European Journal of Epidemiology

, Volume 25, Issue 10, pp 693–702 | Cite as

Interactive Voice Response and web-based questionnaires for population-based infectious disease reporting

  • Christin Bexelius
  • Hanna Merk
  • Sven Sandin
  • Olof Nyrén
  • Sharon Kühlmann-Berenzon
  • Annika Linde
  • Jan-Eric Litton


The authors aimed to evaluate the web and an Interactive Voice Response (IVR) phone service as vehicles in population-based infectious disease surveillance. Fourteen thousand subjects were randomly selected from the Swedish population register and asked to prospectively report all respiratory tract infections, including Influenza-like Illness (ILI—clinical symptoms indicative of influenza but no laboratory confirmation), immediately as they occurred during a 36-week period starting October 2007. Participants were classified as belonging to the web or IVR group based on their choice of technology for initial registration. In all, 1,297 individuals registered via IVR while 2,044 chose the web. The latter were more often young and well-educated than those registered via IVR. Overall, 52% of the participants reported at least one infection episode. The risk of an infectious disease report was 14% (95% CI: 6, 22%) higher in the web group than in the IVR group. For ILI the excess was 27% (95% CI: 11, 47%). After adjustments for socio-demographic factors, statistically non-significant excesses of 1 and 8% remained, indicating trivial differences potentially attributable to the two reporting techniques. With attention to confounding, it should be possible to combine the web and IVR for simple reporting of infectious disease symptoms.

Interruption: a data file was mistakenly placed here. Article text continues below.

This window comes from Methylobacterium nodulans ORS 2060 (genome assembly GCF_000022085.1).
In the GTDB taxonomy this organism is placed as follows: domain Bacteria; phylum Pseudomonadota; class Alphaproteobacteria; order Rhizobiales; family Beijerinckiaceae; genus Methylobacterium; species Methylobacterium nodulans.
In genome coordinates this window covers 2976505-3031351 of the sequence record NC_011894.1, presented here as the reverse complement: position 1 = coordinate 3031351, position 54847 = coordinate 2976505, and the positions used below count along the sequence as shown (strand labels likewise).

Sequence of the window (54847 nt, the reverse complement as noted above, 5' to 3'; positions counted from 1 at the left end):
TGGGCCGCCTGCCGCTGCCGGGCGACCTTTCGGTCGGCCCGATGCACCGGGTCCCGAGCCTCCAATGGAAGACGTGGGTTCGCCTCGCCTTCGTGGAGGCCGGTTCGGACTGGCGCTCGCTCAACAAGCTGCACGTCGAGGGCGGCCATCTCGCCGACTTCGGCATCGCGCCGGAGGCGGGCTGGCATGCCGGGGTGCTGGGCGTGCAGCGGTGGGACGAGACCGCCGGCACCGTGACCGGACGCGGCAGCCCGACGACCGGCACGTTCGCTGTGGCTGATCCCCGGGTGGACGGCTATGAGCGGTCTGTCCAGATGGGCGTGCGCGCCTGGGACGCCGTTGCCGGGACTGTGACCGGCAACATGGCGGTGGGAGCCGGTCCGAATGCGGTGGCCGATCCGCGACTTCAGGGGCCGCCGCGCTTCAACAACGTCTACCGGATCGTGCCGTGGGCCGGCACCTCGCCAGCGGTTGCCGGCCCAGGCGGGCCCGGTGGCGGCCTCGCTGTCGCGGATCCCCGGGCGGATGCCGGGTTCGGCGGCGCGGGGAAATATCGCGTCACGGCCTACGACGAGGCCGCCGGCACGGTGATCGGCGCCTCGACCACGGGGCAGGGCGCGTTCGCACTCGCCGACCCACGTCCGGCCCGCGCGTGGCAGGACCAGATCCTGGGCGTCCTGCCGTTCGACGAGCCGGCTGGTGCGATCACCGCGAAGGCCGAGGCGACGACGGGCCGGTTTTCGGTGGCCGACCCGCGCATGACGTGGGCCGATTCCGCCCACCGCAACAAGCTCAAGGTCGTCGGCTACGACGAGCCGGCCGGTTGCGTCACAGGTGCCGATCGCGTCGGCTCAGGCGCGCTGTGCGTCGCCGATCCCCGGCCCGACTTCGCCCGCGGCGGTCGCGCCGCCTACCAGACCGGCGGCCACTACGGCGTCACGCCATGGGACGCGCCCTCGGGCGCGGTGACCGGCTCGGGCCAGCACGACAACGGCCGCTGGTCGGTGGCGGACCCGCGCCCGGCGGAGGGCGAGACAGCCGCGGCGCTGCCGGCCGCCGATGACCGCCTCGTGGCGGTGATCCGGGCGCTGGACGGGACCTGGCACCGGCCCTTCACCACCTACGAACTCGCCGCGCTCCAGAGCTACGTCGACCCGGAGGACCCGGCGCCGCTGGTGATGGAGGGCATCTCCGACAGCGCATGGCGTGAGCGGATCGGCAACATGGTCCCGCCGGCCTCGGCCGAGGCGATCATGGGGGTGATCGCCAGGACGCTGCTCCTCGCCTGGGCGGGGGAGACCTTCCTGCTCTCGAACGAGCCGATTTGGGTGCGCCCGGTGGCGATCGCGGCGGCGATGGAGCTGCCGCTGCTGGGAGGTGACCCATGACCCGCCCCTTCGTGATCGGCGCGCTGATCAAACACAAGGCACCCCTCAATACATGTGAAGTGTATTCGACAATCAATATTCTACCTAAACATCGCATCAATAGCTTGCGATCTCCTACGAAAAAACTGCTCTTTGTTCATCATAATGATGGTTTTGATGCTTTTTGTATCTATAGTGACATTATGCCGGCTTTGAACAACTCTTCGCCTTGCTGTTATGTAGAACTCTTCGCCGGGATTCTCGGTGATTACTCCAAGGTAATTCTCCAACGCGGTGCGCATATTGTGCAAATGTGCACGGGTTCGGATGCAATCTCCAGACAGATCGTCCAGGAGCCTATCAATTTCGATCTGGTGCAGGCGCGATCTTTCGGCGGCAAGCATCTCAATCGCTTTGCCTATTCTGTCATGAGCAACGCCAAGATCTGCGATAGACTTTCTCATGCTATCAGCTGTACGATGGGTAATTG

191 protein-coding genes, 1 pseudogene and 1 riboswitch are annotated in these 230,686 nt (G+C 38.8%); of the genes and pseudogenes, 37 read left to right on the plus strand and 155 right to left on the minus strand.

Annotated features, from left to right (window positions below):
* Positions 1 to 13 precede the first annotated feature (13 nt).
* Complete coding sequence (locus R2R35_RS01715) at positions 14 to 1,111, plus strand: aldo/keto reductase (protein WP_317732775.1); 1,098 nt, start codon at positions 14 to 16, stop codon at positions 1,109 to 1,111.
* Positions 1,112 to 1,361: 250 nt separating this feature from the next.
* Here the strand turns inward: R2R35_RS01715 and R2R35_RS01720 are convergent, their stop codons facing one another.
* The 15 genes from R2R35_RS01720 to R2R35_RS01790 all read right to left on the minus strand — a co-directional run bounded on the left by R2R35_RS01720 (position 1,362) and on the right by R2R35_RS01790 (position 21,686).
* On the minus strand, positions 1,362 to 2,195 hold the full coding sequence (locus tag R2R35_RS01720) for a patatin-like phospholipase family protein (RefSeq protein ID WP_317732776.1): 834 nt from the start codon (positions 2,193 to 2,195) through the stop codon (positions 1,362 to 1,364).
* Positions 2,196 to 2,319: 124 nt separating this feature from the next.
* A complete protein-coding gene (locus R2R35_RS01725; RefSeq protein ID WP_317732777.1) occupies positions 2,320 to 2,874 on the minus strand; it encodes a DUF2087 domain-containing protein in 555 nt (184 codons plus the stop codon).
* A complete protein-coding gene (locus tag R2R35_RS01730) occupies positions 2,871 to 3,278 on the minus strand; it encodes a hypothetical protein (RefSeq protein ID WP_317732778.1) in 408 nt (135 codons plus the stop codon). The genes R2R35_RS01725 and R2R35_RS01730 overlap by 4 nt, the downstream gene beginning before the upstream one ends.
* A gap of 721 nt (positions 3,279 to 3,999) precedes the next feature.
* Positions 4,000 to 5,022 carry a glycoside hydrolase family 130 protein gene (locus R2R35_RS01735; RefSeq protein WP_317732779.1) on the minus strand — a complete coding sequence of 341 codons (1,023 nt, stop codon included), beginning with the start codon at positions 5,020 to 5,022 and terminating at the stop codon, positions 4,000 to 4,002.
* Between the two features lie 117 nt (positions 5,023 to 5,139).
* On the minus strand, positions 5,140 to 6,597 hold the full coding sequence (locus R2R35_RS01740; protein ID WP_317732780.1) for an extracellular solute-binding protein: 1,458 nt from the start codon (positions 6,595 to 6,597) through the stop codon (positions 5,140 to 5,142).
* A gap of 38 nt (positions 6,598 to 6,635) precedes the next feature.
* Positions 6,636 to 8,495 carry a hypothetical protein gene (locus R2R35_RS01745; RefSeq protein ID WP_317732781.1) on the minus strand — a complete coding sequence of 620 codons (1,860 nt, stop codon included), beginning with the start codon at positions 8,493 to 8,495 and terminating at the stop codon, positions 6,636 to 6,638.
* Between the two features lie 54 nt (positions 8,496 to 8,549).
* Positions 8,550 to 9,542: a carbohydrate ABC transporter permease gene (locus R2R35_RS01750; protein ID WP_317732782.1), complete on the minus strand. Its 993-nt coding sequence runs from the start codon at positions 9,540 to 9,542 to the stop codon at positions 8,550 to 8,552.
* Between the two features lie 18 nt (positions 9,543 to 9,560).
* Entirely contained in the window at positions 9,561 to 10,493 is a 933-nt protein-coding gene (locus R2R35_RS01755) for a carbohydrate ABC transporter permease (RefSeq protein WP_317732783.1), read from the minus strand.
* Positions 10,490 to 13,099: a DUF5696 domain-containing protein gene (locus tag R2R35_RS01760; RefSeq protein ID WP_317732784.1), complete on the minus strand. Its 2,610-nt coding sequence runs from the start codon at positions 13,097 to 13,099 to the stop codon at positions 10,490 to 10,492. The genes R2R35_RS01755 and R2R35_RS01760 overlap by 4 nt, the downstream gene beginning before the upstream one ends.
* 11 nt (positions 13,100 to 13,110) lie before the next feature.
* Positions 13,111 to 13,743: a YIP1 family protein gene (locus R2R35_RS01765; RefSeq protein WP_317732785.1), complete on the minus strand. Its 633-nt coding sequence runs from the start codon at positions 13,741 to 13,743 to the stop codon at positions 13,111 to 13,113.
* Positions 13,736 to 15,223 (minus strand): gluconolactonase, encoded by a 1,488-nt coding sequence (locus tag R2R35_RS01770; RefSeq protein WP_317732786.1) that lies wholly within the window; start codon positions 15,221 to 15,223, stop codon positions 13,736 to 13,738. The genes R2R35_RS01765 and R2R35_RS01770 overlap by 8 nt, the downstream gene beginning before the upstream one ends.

Influenza Sentinel surveillance Internet 



Confidence intervals


Influenza-like illness


Interactive Voice Response


National Registration Numbers


Relative risk



This work was supported in part by the Swedish Ministry of Health and Social Affairs, and in part by the European Community FP7 Integrated Project 231807 EPIWORK.

Conflicts of interest statement



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Copyright information

© Springer Science+Business Media B.V. 2010

Authors and Affiliations

  • Christin Bexelius
    • 1
  • Hanna Merk
    • 1
    • 2
  • Sven Sandin
    • 1
  • Olof Nyrén
    • 1
    • 2
  • Sharon Kühlmann-Berenzon
    • 2
  • Annika Linde
    • 2
  • Jan-Eric Litton
    • 1
  1. 1.Department of Medical Epidemiology and BiostatisticsKarolinska InstitutetStockholmSweden
  2. 2.Department of EpidemiologySwedish Institute for Infectious Disease ControlStockholmSweden

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